Thursday, April 14, 2016

Prioritizing Sleep


I write this at 2:30am.

My friends and co-workers know that I am an unapologetic morning person.
The running joke is "Wendy turns into a pumpkin as soon as the sun sets".
My friends (and boss - who seems to get the brunt of my crazy early morning emails) are very understanding.
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Morning insomnia has been an issue for most of my adult life. 
The past 5 years, it's gotten better.
I'm down to only a couple of mornings per week where I'm waking at ungodly hours and not getting at least 6 hours per night.

I've learned that I don't function terribly well with less than 6 hours a night. 
I'm OK in the morning (to me, others may argue with that assessment), but by 1pm - the brain decides it doesn't want to work anymore, I get even crankier, and I want sugar (preferably in licorice, mint, gummy bear or ice cream form).

A helpful pattern I picked up during the Masters Thesis push is "sleep when you are stuck."

Tough to do at work (most workplaces frown on napping) - but when I am in the throes of learning something really mentally intensive, I find myself sleeping a lot more.

Knowing these patterns, I went into the PMP boot camp week with the plan to prioritize sleep during the week. Above all else.

The plan:
  • Schedule the test for your strongest time of day.  Since mine is early morning - I scheduled the 7:30am exam. 
    • Last year, I took the TOGAF in the afternoon on a work day 3 days after the class. Taking a test is stressful enough without walking in already frazzled from work and tired because you are trying to do this when the circadian rhythms want you to take a nap. I had zero intention of repeating that experience.
  • Go to bed as close to my normal time as possible.  
    • I knew my brain was going to be completely fried by the end of each day, and I don't work so well in the evening. I figured much more studying after class was likely going to be a case of diminishing returns.
  • Get to the hotel ballroom early. Leaving before 6am helped me beat DC traffic. That gave me time to do my homework while the brain was still fresh.  And the behavior was closer to what I was actually going to do on test day.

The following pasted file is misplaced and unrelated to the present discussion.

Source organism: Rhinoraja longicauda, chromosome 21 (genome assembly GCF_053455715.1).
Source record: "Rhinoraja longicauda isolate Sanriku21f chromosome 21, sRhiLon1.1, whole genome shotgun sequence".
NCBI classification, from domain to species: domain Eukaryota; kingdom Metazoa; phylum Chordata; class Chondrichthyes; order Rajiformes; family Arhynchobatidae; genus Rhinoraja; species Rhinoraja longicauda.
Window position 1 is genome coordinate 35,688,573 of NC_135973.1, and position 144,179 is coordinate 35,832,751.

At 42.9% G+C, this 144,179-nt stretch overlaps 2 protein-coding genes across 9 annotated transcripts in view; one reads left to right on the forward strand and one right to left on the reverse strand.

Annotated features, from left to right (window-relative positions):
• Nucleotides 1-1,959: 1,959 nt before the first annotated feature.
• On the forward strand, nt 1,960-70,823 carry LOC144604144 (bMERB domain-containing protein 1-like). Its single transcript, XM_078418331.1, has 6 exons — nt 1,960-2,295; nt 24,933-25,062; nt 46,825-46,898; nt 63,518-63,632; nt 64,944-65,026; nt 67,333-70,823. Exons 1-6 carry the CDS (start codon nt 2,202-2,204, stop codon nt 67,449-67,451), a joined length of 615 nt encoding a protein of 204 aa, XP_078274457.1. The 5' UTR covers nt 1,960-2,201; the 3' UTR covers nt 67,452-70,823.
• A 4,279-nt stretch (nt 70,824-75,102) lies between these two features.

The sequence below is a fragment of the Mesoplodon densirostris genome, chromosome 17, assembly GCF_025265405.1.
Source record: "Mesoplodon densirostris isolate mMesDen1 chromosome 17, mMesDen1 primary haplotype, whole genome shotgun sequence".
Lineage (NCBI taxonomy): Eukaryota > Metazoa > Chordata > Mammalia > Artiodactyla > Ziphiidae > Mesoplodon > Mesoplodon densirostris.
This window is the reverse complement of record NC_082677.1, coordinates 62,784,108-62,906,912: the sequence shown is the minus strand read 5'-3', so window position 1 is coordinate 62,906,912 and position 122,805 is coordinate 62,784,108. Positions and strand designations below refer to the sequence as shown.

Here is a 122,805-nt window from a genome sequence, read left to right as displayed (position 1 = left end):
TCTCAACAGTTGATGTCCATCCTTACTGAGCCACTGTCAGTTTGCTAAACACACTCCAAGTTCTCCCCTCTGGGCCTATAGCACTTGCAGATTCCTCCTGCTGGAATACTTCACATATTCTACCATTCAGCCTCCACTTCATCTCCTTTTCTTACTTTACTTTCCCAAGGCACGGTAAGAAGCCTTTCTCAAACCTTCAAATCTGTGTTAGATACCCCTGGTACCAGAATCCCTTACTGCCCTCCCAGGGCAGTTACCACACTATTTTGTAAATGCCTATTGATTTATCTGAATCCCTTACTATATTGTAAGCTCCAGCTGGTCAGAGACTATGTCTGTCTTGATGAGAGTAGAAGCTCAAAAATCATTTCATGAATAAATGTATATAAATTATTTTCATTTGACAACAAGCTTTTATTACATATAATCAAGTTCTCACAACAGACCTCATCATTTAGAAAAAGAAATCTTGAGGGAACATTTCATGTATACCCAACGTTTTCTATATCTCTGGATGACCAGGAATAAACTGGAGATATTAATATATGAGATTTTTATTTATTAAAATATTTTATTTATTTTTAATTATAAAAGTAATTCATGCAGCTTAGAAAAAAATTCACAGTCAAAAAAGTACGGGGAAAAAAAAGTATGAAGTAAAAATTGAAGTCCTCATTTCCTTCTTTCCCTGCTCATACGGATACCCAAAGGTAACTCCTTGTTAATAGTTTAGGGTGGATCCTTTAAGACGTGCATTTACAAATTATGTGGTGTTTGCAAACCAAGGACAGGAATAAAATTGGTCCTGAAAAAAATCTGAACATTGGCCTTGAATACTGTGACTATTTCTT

• Don't sweat if you don't get your homework "done."  Thankfully, I found the extra time in the hotel ballroom in the morning was enough time to get the homework complete.
I was pleased to find that my plan worked brilliantly. Less stress, better rested, felt sharper than I had expected.
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Meanwhile, I was amazed at the number of my classmates who prided themselves on not sleeping.
"I was up until 3am studying!"
"Yeah - well I was up until 4am, then came here at 6!"
"So Wendy, what did you do?"
Uh...went to bed at my normal time and came here early this morning.

They would usually go back to one-upping each other on their lack of sleep and busyness and how "hard" they were studying.  Much like work.

There is so much research on how lack of sleep impacts brain function.
And from experience, I knew that if I slept - it would allow me to process the information in a way that I could more easily retrieve it when I needed it.

Why are we still in the cult of sleeplessness and busy and "hard"?
How well is that really working? 

I would posit "not well"- if finding the director of a Fortune 500 company crying in the bathroom on day 3 - sleep deprived, frustrated, and scared that she wasn't going to pass the certification exam because she could not see ANY improvement in her practice tests - is any indication.
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I've been there.
Sleepless, busy and working "hard" (vs smart) doesn't work for me.
As much as my partner loves to point out my love of "the struggle".

My lack of sleep is not by choice and not a point of pride.
Yes, I get a lot of work done early in the morning.
Yes, I occasionally send emails at ungodly hours.

But for me, this is making the best of an unfortunate situation.

My current boss is smart enough to chide me for it (vs reward me for it).

I'm getting better.
It is a work in progress.
I'm going back to bed.

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